Tax Cuts Bring Big Gains to Small Business

From John Horne

BY JOHN HORNE SRQ DAILY SATURDAY PERSPECTIVES EDITION SATURDAY MAY 26, 2018

I never used a résumé to get a job because I started as a bus boy in a seafood restaurant on Anna Maria Island in Manatee County during summer break from college. I stayed with that small independent business and helped the owner open five more restaurants. I became a server, assistant to the assistant’s assistant, general manager, area manager, then opened my own restaurant, an 85-seat oyster bar on the Anna Maria City Pier. Twenty-one years later, I have four restaurants in Manatee County with 333 employees; 300 are hourly employees with an annual payroll of $2.5 million in the past 12 months, and 33 managers who earned $1.5 million in salary and bonus. We serve between 700 to 1,000 guests at each location every day.

Every industry thinks theirs is the most important industry in the country, but ours actually is! One out of three Americans got their fist job in the hospitality industry. Many people believe that it is only an entry level job, but in Florida alone, the hospitality industry is the largest in the state and we collect and remit more sales taxes to Tallahassee than any other industry. Of my 300 hourly staff members, no one is paid minimum wage. My 300 range from: 113 between $10 and $12.50; 39 between $12.50 and $15; 40 between $15 and $20; and 64 over $20 (most of these are bartenders and servers earning $20-$30 per hour in tips). And 47-48 percent of our hourly staff earn over $15 dollars per hour. In the last 12 months, FICA payments at our four stores was $552,544. Matched with the employees’ payments, that’s over $1.1 million our small businesses contributed in FICA taxes.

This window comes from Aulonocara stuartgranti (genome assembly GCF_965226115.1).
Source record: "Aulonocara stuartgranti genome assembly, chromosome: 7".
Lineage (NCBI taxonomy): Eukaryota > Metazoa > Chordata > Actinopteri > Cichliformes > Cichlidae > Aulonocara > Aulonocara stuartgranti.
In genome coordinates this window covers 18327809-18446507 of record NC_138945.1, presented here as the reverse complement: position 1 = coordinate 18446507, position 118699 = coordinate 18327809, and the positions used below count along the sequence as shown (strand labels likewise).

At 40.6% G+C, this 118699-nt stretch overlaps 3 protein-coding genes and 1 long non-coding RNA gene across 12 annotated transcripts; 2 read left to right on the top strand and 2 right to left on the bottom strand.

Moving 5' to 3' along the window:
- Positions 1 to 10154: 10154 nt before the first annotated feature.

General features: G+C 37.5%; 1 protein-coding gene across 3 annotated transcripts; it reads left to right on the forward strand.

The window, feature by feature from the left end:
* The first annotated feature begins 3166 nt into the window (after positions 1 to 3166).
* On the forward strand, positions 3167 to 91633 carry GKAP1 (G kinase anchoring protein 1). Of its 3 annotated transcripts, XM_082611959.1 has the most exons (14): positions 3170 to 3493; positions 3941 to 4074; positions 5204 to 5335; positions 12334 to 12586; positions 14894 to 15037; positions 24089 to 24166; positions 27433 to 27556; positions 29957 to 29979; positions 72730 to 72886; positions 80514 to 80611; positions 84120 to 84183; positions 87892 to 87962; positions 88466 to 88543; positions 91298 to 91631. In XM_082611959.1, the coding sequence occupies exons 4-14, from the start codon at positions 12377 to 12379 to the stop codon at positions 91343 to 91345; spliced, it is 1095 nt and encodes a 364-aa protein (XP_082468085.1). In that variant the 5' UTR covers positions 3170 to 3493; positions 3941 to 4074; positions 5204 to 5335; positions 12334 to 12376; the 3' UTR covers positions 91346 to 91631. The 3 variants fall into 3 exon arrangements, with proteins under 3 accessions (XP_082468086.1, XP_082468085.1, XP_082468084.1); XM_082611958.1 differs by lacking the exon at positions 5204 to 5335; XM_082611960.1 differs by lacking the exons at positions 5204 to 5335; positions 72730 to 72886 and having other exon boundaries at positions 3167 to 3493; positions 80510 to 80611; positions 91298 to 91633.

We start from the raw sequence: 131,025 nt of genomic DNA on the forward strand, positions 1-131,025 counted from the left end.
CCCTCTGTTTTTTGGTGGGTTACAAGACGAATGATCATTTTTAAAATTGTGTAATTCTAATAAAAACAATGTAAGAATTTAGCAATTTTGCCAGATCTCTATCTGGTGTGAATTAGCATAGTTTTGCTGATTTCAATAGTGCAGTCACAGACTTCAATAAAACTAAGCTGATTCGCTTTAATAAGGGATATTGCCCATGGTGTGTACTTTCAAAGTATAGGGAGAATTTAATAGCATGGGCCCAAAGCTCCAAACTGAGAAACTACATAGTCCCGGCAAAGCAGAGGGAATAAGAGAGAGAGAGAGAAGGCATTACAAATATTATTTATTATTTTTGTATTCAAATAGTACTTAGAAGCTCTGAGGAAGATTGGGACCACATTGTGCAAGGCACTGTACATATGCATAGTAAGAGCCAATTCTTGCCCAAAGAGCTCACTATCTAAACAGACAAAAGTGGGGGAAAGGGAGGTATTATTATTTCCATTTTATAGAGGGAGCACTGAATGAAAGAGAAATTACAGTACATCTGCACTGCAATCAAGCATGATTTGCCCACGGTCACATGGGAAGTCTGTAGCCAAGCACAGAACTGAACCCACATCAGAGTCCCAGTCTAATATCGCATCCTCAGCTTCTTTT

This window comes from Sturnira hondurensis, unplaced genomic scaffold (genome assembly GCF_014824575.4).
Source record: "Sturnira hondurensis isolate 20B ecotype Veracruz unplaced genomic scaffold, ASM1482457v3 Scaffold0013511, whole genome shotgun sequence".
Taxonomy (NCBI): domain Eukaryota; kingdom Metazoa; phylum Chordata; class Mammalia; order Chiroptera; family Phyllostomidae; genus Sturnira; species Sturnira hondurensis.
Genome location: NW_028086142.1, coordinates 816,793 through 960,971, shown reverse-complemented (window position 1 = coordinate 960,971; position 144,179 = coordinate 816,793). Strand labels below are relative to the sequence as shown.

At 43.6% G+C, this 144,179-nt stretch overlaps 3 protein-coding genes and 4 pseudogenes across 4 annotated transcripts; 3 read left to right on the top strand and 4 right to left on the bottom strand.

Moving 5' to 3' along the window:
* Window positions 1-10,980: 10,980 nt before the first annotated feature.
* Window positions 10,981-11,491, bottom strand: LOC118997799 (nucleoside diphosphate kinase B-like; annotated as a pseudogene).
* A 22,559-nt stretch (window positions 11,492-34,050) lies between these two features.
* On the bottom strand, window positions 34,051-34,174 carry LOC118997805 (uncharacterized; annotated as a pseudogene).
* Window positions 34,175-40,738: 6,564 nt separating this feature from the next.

Small businesses are big businesses. I met with my CPA after tax season this year when he brought me my returns. What he explained to me was one of the parts of the new Tax Cut and Jobs Act where I get a 20 percent Business Income Deduction this year. He showed me what my taxes were in ’17 and if the new code were in effect what they would have been. I’ve already planned 2018, plugging my adjusted gross income for this year with the 20-percent deduction. We’ve been very consistent in our stores over the last 10 years as far as bottom lines go.

So what do I do with the 20-percent reduction that the new Tax Cuts and Jobs Act will provide? There are so many options, one I’ve already taken. Back in April after I met with my accountant, I bonused $60,000 to some of my staff. I purchased two new two-sided LED signs at $20,000 each for two of my locations to attract new customers. I heard my accountant say we’d probably realize $100,000 in savings/benefits from the new plan.

Speaking of reinvesting in our businesses, which we all have to do to remain viable in our industry, we do need Congress to fix an alleged scrivener’s error when the new code was passed. It reverted depreciation for restaurants back to 39 years; it was at 15 years due to the excessive wear and tear on restaurants due to the volume of guests and equipment upgrades necessary. We need to get the depreciation back to 15 years so we can keep investing our dollars back into the businesses.

We’re very seasonal in Florida, but what many of us in our area have noticed, business is up, and the seasonality is not near the levels it used to be. Our guest counts are up, people are eating out more. Many of my fellow restaurateurs in our local Restaurant Association are raving.

The most important thing the new tax plan does is it helps small businesses stay in business and continue employing 333 people livable wages and helping our communities.

John Horne, owner and president of Anna Maria Oyster Bars, provided testimony to the U.S. House Ways & Means Tax Policy Subcommittee on May 23.

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